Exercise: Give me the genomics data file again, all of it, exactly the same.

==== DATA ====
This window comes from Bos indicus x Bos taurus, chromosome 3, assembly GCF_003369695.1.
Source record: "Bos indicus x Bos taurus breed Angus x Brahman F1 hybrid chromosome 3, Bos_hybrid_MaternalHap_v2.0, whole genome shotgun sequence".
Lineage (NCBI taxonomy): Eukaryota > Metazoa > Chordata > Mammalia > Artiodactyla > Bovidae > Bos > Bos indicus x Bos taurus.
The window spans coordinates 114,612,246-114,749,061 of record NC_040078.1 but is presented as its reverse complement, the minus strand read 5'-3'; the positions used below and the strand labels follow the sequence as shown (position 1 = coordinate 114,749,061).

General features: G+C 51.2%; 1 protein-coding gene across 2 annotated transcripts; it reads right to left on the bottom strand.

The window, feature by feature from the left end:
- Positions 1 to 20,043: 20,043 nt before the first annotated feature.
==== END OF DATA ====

This window comes from Bos indicus x Bos taurus, chromosome 3, assembly GCF_003369695.1.
Source record: "Bos indicus x Bos taurus breed Angus x Brahman F1 hybrid chromosome 3, Bos_hybrid_MaternalHap_v2.0, whole genome shotgun sequence".
Lineage (NCBI taxonomy): Eukaryota > Metazoa > Chordata > Mammalia > Artiodactyla > Bovidae > Bos > Bos indicus x Bos taurus.
The window spans coordinates 114,612,246-114,749,061 of record NC_040078.1 but is presented as its reverse complement, the minus strand read 5'-3'; the positions used below and the strand labels follow the sequence as shown (position 1 = coordinate 114,749,061).

General features: G+C 51.2%; 1 protein-coding gene across 2 annotated transcripts; it reads right to left on the bottom strand.

The window, feature by feature from the left end:
- Positions 1 to 20,043: 20,043 nt before the first annotated feature.